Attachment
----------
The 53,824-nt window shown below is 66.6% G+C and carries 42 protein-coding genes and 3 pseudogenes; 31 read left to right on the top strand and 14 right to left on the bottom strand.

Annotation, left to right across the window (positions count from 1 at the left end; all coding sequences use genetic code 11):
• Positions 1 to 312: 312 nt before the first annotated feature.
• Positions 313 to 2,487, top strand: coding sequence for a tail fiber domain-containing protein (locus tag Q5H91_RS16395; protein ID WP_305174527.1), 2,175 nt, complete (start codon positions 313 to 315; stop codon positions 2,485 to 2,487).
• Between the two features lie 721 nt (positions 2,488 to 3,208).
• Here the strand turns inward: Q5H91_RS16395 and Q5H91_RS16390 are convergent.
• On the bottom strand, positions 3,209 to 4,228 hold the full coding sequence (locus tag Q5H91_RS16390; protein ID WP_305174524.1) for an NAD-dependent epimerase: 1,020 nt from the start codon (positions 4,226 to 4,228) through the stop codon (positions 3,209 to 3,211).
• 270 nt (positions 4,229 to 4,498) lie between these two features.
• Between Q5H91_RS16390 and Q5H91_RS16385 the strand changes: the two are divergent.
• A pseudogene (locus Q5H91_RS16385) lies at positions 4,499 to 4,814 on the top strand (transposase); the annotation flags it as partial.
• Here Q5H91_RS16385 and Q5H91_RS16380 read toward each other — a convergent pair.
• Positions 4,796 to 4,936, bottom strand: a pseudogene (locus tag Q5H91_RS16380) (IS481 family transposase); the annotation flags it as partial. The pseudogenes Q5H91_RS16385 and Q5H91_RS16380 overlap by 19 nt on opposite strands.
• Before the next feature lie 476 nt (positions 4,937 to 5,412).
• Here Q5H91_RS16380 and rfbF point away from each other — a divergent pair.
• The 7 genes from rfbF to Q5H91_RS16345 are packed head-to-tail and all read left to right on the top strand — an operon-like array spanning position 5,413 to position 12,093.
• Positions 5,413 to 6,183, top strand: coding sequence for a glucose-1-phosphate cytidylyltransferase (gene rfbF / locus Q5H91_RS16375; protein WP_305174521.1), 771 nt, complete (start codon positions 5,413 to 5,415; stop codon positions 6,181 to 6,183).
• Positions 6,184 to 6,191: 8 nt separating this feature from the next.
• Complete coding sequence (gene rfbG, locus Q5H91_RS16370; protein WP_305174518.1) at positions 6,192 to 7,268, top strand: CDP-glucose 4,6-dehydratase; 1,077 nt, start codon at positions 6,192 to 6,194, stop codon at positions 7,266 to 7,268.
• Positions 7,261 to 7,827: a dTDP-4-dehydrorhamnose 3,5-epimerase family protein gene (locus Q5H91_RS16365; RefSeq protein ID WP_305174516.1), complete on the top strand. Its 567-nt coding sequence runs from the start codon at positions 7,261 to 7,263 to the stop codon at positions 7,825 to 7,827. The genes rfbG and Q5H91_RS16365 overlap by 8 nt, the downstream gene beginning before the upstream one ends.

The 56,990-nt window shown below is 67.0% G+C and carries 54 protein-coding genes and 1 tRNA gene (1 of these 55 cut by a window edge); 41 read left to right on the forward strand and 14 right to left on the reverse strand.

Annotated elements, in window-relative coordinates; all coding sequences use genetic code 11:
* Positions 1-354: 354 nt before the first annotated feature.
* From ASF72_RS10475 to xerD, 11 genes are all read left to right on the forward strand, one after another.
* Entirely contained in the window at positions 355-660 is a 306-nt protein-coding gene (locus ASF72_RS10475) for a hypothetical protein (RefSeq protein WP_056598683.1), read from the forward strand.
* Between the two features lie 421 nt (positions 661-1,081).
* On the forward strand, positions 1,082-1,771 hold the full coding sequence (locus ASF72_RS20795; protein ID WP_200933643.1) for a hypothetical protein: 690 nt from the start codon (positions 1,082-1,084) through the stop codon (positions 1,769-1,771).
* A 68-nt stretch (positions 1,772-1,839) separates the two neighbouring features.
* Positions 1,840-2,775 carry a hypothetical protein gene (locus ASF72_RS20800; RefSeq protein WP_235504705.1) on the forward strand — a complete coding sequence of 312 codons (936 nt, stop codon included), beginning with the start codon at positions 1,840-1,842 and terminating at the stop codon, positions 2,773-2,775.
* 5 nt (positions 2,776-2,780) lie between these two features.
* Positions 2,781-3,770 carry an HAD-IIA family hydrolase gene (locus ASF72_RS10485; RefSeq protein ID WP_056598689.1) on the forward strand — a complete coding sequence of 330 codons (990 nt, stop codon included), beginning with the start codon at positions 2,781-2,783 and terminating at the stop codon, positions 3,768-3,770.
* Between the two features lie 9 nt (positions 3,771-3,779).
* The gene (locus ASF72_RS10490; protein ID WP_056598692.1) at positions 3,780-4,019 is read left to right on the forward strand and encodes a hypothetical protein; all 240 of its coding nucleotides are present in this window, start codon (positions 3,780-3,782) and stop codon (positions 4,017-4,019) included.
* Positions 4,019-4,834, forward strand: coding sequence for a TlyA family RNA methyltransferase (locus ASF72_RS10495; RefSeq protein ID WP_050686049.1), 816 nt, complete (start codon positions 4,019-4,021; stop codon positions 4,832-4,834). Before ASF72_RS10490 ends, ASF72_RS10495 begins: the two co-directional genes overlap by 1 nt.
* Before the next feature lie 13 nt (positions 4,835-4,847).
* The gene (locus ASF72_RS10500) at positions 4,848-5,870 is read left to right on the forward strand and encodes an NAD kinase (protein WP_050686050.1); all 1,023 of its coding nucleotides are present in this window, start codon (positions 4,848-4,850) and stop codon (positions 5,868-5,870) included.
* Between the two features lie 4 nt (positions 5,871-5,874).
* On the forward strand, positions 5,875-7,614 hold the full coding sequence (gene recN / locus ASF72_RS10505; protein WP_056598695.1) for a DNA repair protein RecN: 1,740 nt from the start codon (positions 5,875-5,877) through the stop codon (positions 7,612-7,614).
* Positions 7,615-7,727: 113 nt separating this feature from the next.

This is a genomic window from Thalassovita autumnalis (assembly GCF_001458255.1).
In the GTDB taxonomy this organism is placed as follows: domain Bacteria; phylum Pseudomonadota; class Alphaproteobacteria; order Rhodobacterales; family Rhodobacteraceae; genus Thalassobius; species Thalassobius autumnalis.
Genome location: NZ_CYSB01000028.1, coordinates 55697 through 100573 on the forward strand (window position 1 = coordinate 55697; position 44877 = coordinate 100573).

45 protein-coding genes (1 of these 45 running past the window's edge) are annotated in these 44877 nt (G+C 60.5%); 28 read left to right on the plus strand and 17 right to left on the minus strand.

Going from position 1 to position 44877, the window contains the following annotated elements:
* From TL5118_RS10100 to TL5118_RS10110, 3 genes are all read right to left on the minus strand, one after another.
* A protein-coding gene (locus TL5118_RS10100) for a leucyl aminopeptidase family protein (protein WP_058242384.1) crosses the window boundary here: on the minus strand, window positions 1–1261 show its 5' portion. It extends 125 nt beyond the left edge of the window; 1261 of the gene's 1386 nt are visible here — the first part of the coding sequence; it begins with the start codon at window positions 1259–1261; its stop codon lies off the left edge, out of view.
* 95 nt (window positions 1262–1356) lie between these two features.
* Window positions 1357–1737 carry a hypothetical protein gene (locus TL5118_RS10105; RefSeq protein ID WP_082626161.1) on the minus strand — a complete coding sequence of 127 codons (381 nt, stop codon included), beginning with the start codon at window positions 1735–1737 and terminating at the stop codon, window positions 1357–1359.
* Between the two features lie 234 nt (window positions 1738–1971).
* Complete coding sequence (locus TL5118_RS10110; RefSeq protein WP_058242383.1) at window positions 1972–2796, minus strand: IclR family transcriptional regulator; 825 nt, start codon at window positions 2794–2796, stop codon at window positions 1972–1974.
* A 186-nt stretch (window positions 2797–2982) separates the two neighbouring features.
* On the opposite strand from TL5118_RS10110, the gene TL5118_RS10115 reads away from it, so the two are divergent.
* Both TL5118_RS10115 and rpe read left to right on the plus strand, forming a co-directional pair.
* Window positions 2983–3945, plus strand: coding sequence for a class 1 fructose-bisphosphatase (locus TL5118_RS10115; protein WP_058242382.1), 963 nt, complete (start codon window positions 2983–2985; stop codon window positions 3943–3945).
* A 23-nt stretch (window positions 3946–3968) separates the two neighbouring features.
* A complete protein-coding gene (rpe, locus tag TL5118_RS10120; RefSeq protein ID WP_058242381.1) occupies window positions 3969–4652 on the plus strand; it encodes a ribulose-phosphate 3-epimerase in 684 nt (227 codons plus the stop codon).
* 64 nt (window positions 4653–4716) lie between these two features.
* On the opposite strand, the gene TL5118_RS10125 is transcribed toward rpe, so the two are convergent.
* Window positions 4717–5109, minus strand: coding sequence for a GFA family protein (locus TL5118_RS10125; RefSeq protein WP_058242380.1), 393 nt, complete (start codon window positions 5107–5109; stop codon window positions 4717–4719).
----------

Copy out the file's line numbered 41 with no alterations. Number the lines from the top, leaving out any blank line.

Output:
Genome location: NZ_CYSB01000028.1, coordinates 55697 through 100573 on the forward strand (window position 1 = coordinate 55697; position 44877 = coordinate 100573).